When television anchor Monica Robins takes the stage at Kent Blues Fest on Saturday, she won’t be reporting a news story. Instead, Robins will grab the microphone as the front woman of her rock and blues band, “Monica Robins and The Whiskey Kings.”
Robins is best known for her health reporting on WKYC, a local Cleveland news network. Although she has been in both the music and reporting businesses for decades, it usually takes fans awhile before they make the connection that the songbird they enjoy is also on their evening news.
“It’s amazing because I’ve been doing it for so long,” Robins said. “We just played a gig this past weekend, and people were going, ‘I can’t believe it’s really you.”
Although reporting is her forte, few would say music is just a hobby for the front woman.
Originally, Robins was a voice major at West Virginia University and planned to be a professional musician, but later decided to switch her major to broadcast news.
“I’ve been singing in rock bands since I was 15,” Robins said. “It’s what I initially went to college for. I paid my way through college singing in bands.”
Robins continued to sing during the stints of her first journalism jobs, but she realized she struck music gold when she received a job in Northeast Ohio, more than a decade ago.
She noticed immediately how many Cleveland broadcasters and videographers also happened to be in local bands.
“When I came here, there were a lot of musicians in our industry,” Robins said. “I’m not exactly sure why that is. It wasn’t like that in other markets where I worked. Maybe that’s because it’s the city that’s home to Rock n’ Roll.”
Robins started singing in a new band as soon as she moved to Cleveland, which would later evolve into the group performing at the Kent Blues Fest. Previously, the group was called the BFD Band, and catered strictly to traditional blues fans.
“As our music evolved, so did our name,” said drummer Deke Kumler. “We ditched the BFD back in early 2000. We actually started back in 1994 a strictly as a blues band, playing the old British-type of blues that kind of evolved because there weren’t that many venues that wanted to here that kind of thing.”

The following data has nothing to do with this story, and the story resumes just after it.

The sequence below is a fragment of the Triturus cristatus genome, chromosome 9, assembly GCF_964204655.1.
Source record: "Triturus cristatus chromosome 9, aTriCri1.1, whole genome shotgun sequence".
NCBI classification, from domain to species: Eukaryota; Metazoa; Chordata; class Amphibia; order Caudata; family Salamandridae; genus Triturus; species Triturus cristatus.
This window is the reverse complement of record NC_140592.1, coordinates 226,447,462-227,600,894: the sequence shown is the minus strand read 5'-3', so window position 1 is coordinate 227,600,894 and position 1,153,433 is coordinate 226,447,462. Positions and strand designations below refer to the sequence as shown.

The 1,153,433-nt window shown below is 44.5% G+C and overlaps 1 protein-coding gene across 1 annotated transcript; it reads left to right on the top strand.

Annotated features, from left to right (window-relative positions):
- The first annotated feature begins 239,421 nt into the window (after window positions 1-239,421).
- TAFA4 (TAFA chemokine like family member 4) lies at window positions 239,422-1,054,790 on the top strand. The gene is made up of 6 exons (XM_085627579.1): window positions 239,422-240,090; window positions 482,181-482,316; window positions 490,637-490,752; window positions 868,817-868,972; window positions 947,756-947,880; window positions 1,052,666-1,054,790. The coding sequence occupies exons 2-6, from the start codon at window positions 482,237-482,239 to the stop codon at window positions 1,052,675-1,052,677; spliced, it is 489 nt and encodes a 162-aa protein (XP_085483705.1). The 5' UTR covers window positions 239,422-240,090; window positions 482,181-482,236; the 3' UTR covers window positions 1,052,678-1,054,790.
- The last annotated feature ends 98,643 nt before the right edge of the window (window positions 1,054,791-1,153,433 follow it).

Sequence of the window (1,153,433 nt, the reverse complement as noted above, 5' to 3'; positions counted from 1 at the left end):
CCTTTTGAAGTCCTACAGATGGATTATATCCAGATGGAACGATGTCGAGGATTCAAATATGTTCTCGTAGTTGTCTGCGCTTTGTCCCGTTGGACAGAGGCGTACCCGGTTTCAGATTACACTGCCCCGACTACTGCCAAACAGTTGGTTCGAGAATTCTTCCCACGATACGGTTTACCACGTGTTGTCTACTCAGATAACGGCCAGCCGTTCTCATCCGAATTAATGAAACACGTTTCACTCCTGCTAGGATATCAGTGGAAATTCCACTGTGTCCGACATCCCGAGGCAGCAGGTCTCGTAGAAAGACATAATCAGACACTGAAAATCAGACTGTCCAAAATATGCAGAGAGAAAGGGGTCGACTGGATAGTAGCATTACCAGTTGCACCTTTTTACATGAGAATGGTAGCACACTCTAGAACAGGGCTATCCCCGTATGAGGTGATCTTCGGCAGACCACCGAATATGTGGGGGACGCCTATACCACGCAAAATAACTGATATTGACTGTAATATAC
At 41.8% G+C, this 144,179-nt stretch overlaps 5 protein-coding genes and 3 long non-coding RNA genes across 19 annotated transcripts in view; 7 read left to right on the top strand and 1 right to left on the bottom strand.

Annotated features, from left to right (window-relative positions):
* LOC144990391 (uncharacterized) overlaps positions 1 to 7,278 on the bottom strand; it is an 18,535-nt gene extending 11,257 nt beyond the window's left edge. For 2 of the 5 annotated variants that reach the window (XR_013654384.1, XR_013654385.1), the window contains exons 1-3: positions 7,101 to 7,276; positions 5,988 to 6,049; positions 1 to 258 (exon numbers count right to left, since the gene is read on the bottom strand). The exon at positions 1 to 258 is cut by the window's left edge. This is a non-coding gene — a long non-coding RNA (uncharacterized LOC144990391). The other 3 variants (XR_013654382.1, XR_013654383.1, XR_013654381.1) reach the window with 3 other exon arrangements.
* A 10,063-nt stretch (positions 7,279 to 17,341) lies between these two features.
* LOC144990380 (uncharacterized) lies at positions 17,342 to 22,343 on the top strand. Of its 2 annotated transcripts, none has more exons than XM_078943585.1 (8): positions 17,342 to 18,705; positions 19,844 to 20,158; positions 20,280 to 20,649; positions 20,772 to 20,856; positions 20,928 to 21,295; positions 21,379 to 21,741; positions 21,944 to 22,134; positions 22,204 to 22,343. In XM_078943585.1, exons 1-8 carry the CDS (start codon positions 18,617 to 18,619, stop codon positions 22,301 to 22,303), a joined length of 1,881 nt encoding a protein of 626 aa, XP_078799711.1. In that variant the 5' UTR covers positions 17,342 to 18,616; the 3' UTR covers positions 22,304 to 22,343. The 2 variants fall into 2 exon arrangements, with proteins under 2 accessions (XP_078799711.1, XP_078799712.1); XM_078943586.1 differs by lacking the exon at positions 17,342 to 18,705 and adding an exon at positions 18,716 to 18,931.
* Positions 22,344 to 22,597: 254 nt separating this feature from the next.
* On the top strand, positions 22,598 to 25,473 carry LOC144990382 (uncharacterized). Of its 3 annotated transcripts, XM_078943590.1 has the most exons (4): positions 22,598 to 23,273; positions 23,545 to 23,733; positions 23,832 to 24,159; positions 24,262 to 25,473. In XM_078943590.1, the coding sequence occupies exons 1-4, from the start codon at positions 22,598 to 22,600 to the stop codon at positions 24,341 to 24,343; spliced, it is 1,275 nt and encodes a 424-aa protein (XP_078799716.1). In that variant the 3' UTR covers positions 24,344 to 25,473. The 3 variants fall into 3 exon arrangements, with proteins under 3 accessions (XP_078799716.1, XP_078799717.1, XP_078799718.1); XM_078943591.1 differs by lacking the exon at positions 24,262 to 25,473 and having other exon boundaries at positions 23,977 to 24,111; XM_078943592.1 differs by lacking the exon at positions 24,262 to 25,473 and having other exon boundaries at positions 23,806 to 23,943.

In the earlier development of the band, Robins worked with the group to revamp their style to be more dance friendly. Venues didn’t want to book the band if they could not get patrons to on the dance floor, so they altered their set list to reflect more recognizable music.
“Our current lineup in 2012 is more of a classic rock…a lot of Zeppelin, ‘Stones,” Kumler said. “Obviously, Monica being a female lead singer so we try to stay with music for female-based singers.”
The band’s new format and hard work continuously pays off, as they find local fans everywhere they go.
“We are currently booked well over 40 gigs a year, and that’s just about every weekend we’re out doing something,” Kumler said.
Robins and Kumler both said it is difficult at times balancing everyday life with their band, but the pair have an advantage most musicians don’t have— they are married, and have been together for 13 years.
The couple is eager to return to the Kent Blues Fest for the second consecutive year because they received such a warm reception last year.
“We had such an amazing response,” Robins said. “We had such an awesome time and such an awesome crowd. We were absolutely thrilled when they asked us back. Any time you have a college community, you’re going to have great music. I just think it’s brilliant that they showcase blues and give it a weekend to really let people know there are a whole lot of different types of music out there.”
The band will open for Mitch Ryder and the Detroit Wheels at the Kent Stage from 8 p.m. until 9 p.m.
For more performance information and music samples from Monica Robins and The Whiskey Kings, check out monicarobins.com.